Nicnevin is strongly associated with witches and beside her title of queen of the unseelie she was also called Queen of witches, meaning that she tends to have a fondness for witches who seek to engage with her.
Nicnevin in folklore
One of the most interesting and obscure figures, she appears in folklore from the 16th century onwards as a frightening figure that was used by mothers to ensure children’s good behaviour, a witch and queen of witches, and a fairy queen. In modern understanding she is often depicted as Queen of the unseelie court of Scotland. The truth of her nature and associations is shrouded in mystery.
The meaning of her name is unknown although the official etymology says that it comes from “daughter of the little Saint”given in the 17th century to someone said to be a close relative of Nic Nevin, Connecting her to the Irish war goddess Nemhain. Some think her name means “daughter of the bones”.
We also see an association between Nicnevin and storms and skill at magic and charms.
From Morgan Daimler book Fairy Queens: Meeting The Queens Of The Otherworld
She is also associated with “All hallow mass” (Halloween), however due to the calendar shift in 1752 which moved the date by 11 days, she became associated with November 11
, the old-style date of Halloween/Samhain.
She carries a powerful wand that can transmute earth to water and vice versa. She is described as malignant and powerful.
Throughout the Scottish countryside the goddess Nicnevin was honored with prayers and feasts, and it was believed that she rode through the air and made herself visible to mortals on this night.
The olde tyme Hallowmass
Hinder end of the harvest,
When the years’ spirits pass
Where the veil becomes thinnest,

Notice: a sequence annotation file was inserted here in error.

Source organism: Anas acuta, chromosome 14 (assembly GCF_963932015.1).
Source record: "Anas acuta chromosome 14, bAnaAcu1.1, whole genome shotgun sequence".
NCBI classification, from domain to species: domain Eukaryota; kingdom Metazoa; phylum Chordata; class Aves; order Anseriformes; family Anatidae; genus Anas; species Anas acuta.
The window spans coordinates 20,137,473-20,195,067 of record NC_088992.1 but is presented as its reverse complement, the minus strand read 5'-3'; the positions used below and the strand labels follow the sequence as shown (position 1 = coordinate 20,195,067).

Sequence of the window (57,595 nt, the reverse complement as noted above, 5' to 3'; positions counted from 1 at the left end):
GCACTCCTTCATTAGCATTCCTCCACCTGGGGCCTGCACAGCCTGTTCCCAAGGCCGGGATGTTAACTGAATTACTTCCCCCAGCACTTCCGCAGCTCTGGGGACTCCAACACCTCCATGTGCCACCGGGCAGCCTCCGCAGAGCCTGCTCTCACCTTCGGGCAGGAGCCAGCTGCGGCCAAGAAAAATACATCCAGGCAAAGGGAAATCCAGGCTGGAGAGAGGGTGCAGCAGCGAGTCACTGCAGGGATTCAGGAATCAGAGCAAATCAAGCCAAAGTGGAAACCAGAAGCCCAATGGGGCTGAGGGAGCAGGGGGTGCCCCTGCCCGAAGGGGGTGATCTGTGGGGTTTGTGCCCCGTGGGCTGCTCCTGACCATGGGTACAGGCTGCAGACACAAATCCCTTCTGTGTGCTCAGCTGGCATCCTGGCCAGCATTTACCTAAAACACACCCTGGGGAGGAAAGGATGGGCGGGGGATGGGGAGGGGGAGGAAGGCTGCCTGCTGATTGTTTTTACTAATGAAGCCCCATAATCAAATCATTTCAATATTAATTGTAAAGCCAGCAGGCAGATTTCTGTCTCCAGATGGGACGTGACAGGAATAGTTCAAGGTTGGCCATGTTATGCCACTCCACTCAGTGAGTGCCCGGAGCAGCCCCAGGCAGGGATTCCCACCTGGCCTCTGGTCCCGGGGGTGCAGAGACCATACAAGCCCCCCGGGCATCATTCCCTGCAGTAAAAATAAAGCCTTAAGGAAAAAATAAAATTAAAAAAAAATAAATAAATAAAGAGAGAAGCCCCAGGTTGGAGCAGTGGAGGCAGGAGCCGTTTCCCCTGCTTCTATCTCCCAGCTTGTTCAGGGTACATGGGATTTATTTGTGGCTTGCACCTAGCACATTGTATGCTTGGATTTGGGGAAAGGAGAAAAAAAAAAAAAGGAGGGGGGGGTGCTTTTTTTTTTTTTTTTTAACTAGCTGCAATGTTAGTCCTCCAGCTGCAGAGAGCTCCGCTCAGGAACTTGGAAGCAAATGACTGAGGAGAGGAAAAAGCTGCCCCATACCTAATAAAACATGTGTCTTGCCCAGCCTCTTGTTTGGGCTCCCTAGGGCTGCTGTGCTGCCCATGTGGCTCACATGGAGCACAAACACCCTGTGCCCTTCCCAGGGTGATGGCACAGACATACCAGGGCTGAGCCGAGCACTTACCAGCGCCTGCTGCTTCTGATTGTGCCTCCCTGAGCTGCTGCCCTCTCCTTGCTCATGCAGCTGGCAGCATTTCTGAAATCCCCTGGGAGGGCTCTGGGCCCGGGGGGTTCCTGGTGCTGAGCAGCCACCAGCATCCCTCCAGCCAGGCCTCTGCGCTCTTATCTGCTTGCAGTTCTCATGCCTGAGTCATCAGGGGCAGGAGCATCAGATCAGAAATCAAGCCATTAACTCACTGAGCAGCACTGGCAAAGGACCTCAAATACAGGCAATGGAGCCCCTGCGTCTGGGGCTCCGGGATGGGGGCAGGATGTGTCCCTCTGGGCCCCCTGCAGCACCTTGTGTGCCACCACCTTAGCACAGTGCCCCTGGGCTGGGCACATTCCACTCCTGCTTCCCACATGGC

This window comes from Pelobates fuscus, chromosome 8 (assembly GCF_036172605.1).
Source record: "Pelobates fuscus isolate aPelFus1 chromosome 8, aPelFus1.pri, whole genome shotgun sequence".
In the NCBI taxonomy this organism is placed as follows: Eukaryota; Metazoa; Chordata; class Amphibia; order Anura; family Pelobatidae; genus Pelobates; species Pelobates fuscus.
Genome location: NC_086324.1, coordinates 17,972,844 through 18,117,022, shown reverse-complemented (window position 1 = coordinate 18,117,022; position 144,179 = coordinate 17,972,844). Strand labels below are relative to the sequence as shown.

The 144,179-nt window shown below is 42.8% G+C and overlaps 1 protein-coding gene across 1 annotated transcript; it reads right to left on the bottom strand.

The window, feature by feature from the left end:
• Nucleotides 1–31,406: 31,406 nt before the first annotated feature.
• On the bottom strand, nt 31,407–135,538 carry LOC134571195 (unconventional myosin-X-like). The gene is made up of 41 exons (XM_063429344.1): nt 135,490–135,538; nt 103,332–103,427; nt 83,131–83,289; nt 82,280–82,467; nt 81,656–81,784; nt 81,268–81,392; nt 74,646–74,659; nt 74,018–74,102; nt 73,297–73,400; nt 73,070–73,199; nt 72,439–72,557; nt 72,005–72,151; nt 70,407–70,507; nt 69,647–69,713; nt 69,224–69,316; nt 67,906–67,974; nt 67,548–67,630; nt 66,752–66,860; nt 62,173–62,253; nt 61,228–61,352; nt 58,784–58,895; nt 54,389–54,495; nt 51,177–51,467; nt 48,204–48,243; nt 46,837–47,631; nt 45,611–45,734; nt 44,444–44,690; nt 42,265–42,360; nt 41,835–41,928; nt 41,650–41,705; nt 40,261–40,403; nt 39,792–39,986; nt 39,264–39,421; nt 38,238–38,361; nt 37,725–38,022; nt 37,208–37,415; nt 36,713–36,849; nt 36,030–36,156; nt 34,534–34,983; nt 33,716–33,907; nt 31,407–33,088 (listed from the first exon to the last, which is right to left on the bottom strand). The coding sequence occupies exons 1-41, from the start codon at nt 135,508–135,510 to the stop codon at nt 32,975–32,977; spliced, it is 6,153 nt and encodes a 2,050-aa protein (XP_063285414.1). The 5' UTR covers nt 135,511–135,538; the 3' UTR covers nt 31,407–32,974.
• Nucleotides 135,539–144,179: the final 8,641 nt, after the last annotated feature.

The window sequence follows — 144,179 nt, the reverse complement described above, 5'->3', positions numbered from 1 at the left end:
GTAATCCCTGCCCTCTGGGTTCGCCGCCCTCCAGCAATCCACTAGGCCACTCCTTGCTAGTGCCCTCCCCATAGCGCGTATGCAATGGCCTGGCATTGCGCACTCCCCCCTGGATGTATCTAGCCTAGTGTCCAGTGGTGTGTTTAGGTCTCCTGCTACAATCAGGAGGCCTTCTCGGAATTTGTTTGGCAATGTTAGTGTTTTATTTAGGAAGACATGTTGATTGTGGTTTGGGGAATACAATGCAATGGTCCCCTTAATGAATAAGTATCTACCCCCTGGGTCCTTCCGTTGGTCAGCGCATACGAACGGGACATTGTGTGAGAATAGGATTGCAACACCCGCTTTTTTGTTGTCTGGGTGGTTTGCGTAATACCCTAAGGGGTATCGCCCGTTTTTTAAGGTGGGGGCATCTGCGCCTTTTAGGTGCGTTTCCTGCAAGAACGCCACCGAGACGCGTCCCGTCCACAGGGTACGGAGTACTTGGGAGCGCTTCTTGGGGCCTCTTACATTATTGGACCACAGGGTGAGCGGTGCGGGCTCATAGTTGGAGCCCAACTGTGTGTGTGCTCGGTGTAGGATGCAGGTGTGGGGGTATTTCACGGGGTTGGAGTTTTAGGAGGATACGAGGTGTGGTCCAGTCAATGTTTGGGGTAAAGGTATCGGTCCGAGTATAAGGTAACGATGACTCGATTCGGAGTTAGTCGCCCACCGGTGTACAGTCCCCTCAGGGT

Witch Goddess Nicnevin
Daughter of the Bones flying,
Before the clock strikes ten
Mortals see her appearing,
Search for wilted wolfsbane
Remains smoulder of spells cast,
Dark grey gothic days rain
On olde Hallowe’en long past.
This is Nicnevin’s sacred night when she grants wishes and answers petitions.
For a’ that folk said about the skill and witcheries of Mother Nicneven, he would put his trust in God. . . . She was no common spaewife, this Mother Nicneven. . . . She had lords and lairds that would ruffle for her. This was the name given to the grand Mother Witch, the very Hecate of Scottish popular superstition. Her name was bestowed, in one or two instances, upon sorceresses, who were held to resemble her by their superior skill in “Hell’s black grammar”. 1820 Scott Abbot
Oh Nicnevin queen of the shining ones,
Mother of the wild hunt
Grandmother of witches
She who guards the hedge and draws the veil
Oh Nicnevin queen of Elphame
Grandmother at the crossroads
Mother hare, lady of horns
I honor thee
Was there a real life person named Kate McNeven who became renowned for cursing a whole estate to perish whilst protecting another? Or was she, as represented by lexicographers and burlesque poetry our Witch Mother Goddess Nicneven, a formidable Carlin who ruled over the dead from Samhuinn night and the wild hunt that folks can call on to empower them in the depths of winter?